On Fri, Oct 10, 2014 at 07:38:14AM +1100, Dave Chinner wrote:
> On Thu, Oct 09, 2014 at 10:42:40AM -0500, Ben Myers wrote:
> > On Tue, Oct 07, 2014 at 09:19:28AM +1100, Dave Chinner wrote:
> > > On Fri, Oct 03, 2014 at 04:55:42PM -0500, Ben Myers wrote:
> > > > From: Olaf Weber <olaf@xxxxxxx>
> > > >
> > > > Change the XFS case-insensitive lookup code to return the first match
> > > > found, even if it is not an exact match. Whether a filesystem uses
> > > > case-insensitive lookups is determined by a superblock bit set during
> > > > filesystem creation. This means that normal use cannot create two files
> > > > that both match the same filename.
> > > >
> > > > Signed-off-by: Olaf Weber <olaf@xxxxxxx>
> > >
> > > This is really dependent on whether we want to support mixed
> > > CI/non-CI filesystems, yes? i.e. if we want to support mixed case
> > > setups, then we need to keep the code as it stands?
> > It depends upon what semantics you decide are correct in the mixed case.
> > This is just one solution.
> Ok, so we need this code or somethign very similar to support mixed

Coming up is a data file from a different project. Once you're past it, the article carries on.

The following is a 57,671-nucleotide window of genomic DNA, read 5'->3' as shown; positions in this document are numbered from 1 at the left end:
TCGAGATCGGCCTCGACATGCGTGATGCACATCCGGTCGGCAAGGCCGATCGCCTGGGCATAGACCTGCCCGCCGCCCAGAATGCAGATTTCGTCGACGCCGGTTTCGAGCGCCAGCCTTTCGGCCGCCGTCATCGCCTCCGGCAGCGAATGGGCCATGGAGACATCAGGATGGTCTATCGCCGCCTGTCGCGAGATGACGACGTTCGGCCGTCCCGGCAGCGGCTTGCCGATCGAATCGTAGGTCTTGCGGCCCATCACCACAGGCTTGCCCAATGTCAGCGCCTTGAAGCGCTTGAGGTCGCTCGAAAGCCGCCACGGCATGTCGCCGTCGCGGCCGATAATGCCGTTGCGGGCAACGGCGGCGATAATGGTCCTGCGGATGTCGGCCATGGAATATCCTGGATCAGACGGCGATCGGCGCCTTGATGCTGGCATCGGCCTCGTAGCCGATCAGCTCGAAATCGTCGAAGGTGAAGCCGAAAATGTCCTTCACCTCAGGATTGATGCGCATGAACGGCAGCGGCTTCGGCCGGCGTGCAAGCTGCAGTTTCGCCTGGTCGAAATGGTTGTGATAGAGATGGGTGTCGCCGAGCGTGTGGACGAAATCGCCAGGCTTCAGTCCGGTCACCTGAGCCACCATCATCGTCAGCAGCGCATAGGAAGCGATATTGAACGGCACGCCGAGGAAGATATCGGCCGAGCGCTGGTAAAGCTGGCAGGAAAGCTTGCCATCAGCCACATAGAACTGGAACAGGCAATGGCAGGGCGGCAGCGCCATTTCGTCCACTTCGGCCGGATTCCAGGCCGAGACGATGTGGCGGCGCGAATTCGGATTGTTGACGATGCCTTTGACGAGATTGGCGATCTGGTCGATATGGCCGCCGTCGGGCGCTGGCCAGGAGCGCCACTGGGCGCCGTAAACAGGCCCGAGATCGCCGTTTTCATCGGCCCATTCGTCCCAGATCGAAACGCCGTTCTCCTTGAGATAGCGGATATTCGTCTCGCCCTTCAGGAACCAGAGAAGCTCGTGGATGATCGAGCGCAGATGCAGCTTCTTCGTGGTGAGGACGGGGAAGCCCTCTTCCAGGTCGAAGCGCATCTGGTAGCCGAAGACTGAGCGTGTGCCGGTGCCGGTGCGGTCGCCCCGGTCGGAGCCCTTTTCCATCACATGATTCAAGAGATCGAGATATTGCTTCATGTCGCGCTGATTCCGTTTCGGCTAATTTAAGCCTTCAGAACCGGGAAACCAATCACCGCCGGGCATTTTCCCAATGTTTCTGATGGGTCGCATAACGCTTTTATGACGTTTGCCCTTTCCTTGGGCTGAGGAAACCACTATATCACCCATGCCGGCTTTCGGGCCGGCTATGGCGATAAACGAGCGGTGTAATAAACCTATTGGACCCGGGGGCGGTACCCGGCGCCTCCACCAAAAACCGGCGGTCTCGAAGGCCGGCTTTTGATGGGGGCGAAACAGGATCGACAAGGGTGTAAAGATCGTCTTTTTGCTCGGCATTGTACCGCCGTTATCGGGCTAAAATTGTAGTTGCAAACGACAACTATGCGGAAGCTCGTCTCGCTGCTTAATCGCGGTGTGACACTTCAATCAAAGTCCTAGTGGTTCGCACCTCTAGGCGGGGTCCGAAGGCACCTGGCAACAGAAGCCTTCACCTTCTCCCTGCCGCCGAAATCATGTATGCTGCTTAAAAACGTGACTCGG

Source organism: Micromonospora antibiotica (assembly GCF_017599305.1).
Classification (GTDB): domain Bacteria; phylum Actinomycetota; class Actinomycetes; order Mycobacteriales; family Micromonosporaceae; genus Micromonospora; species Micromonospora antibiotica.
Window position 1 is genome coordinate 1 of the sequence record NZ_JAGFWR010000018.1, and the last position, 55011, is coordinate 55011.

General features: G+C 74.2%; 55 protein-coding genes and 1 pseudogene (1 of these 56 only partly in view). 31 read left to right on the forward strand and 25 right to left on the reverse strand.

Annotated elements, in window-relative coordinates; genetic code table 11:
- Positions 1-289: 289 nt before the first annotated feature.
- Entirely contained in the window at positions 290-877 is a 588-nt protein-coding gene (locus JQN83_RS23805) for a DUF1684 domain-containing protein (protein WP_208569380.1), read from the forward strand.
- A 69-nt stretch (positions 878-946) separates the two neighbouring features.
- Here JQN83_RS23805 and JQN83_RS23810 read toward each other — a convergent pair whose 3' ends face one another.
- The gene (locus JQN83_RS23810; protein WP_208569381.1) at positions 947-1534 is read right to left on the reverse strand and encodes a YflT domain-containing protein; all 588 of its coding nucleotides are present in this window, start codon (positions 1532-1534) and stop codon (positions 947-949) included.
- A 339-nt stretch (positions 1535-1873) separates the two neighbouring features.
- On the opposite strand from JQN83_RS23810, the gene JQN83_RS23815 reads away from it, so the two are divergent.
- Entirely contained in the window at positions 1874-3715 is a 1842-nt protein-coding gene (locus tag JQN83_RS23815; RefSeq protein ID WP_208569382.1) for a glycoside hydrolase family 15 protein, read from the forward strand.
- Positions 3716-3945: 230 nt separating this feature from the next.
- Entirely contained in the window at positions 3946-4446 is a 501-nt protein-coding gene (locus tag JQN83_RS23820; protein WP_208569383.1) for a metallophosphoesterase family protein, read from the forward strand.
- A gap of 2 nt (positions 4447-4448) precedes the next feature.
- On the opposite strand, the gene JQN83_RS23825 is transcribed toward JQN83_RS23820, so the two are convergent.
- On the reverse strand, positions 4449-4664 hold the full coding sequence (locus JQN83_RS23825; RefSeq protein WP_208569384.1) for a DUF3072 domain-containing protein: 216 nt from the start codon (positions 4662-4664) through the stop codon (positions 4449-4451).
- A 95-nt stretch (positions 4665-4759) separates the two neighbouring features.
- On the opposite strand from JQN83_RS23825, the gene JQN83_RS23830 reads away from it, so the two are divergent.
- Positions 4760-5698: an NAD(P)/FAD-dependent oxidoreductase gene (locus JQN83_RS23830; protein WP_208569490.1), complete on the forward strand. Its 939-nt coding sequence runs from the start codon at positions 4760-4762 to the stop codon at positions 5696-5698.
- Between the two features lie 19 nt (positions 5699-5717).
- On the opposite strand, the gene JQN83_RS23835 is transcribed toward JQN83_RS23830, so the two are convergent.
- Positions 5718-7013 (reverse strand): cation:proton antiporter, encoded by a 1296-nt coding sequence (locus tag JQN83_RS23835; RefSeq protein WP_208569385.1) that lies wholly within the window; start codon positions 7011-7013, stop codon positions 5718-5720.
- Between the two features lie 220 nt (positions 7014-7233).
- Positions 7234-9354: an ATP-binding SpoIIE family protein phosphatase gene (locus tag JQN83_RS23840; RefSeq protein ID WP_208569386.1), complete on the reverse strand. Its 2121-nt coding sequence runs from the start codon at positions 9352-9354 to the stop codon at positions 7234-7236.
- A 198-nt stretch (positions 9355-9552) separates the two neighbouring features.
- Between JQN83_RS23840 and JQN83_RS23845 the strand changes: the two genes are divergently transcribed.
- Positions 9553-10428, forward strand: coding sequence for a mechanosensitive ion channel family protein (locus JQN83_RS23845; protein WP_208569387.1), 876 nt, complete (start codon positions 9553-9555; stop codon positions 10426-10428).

> case filesystems. Can you tell us what the other possible solutions
> and semantics have been considered?
There was some discussion of this in the v2 posting of this rfc.
Olaf's "readme" example at the above link is a pretty good example of
what we're facing. And I don't have a good answer for which file to
open. So for now we're just going for the cleanest solution.
> > > What is the downside of keeping the code unchaged and our
> > > options open?
> > The code that is being removed here was for the case when you
> > could have multiple filenames that match for a lookup, which was
> > only possible when the ascii-ci bit was implemented as a mount
> > option.
> Yes, I know what the code did - it allowed us to support mixed case
> ascii-ci filesystems. All you've said is "if we remove mixed case
> support the code is cleaner" but not addressed the issue at hand.
I also tried to explain that as the codebase stands today, removal of
this code does not represent a loss of functionality. It is dead code.
> I'll try asking the same question a different way: if we keep this
> code, will it work for mixed case unicode filesystem or do we have
> to re-implement mixed case matching differently?
If you definately want to keep this code around I'll look into this, but
right now I don't have plans to extend the patchset to support mixed
case insensitivity in a single filesystem.